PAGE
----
When It Comes To Muscular Dystrophy Drugs, Is It Always Better To Buy American?

By Chuck Dinerstein, MD, MBA — Feb 17, 2017
Thanks to an arcane FDA law that protects American companies, Marathon Pharmaceuticals has repackaged an "orphan drug" used in Europe – and is now allowed to charge 5,500% more than if we bought it from there. And that's not even the whole story.

America leads the world in pharmaceutical discovery, and in all scientific and medical discovery really, so we accept that we pay higher prices here and then over time poorer countries will pay less, no differently than if you want to buy a phone the day of launch rather than on sale after the new one comes out.

Given that, why would American companies need any protectionism or preferential treatment? And if we know that's the case, is it always better to buy American?

Before you answer that question, let me provide you with an unsettling statistic. The prevalence in young males of Duchenne’s or Becker’s Muscular Dystrophy in the United States is 1.38/10,000. Based on the 2010 census that is about 3,657 patients. Based upon CDC statistics about 30% of these patients use a steroid, deflazacort, that maintains their mobility by stabilizing their muscle strength.

Until last week the only company making this drug was located in the UK and cost US patients about $1,600 annually.

Then last week, Marathon, a US-based pharmaceutical company which makes orphan drugs – (high need but very small populations, less than 200,000 patients in the U.S. ) announced they were getting FDA approval for their version of deflazacort ,which they priced at $89,000 – a 5,500 percent increase. That would represent an increased cost of about $96 million, and that cost will be borne by you and me; remember that insurance companies and the government get the money to cover these costs from us.

As the Wall St. Journal also noted, use of medications imported from outside the U.S. is, in general, prohibited. One exception is when the drug is not manufactured by an American company, which, until last week was the case for deflazacort. Now U.S. patients must pay these wildly inflated prices.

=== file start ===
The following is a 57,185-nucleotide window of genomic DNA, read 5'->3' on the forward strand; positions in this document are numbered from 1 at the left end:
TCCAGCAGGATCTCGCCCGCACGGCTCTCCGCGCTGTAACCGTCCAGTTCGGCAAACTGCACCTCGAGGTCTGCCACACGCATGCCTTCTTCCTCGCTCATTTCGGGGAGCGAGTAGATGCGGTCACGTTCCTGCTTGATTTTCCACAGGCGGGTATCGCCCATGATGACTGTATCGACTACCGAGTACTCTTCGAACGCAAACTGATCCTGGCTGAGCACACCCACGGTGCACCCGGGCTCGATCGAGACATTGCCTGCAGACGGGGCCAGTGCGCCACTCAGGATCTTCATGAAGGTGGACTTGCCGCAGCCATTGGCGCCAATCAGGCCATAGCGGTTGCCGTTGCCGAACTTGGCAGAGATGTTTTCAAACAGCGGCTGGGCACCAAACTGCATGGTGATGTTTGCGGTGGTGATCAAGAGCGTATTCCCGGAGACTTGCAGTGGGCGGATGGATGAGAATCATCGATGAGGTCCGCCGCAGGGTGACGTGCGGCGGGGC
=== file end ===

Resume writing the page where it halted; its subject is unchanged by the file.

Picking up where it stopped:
All the company had to do gain clearance to sell deflazacort in the U.S. was complete an analysis of the old (1990s) trial data and conduct some new studies. And now they are going to make $96,000,000 a year.

For real discovery, $96,000,000 is actually not a lot, a pharmaceutical company might not even make its money back before the patent expired if it took a long time to get approval, that is why novel drugs are priced here. But this didn't involve any new work and the company has not disclosed how much they spent to acquire the trial data or conduct new research. Still, patients are going to now go from spending $1,600 up to $89,000 per year. It's unclear how that is better for anyone except a company.

Marathon Chief Executive Jeffrey S. Aronin was an early pioneer of the pharmaceutical -industry model in which companies cheaply acquire older drugs that have lost patent protection and large pharmaceutical firms are no longer interested in marketing. $89,000 is also a list price and no one actually pays that. Marathon predicts that it will only receive 61% of deflazacort’s price because of mandated rebates, patient copay assistance, and free medications. That would reduce their annual income on it to only $58 million.

Yet the FDA still sweetened the deal for this ‘orphan’ drug already produced in the UK for far less cost, by providing a “voucher” that allows it to demand a faster approval decision from the agency on its next drug. Marathon can use the voucher itself, or even sell it to another company.

It sounds bizarre, given the complaints about FDA's plodding approval process, but there is an active secondary market for these vouchers, even though they don't guarantee approval and just speed up the decision. The last purchase of a voucher (August 2015), was for $350 million. The FDA’s orphan drug program also ensures a seven-year monopoly to the manufacturer.

What went wrong? The FDA is the gold standard worldwide, every company wants our seal of approval to get into the U.S. market, so there is a lack of reciprocity with drug approvals by other countries because they are less rigorous. Remember, thalidomide was never allowed in the U.S. for pregnant women, but it was approved in Europe. 

However, this is not a new product. Deflazacort has been used in Europe for 20 years as an alternative to prednisone, the commonly used medication in the US, though its use in muscular dystrophy is considered off-label, not approved by FDA and not covered by insurance.

The lack of reciprocity is being manipulated to engage in financial arbitrage masquerading as ethical pharmaceutical development. After a predictable outcry, the company has "paused" the roll out process. They have not sold any of their 'new' product, but wouldn't it make sense to change the rules so FDA time and American money is not wasted when a cheaper, identical version is already being sold?



Chuck Dinerstein, MD, MBA

Director of Medicine

Dr. Charles Dinerstein, M.D., MBA, FACS is Director of Medicine at the American Council on Science and Health. He has over 25 years of experience as a vascular surgeon.

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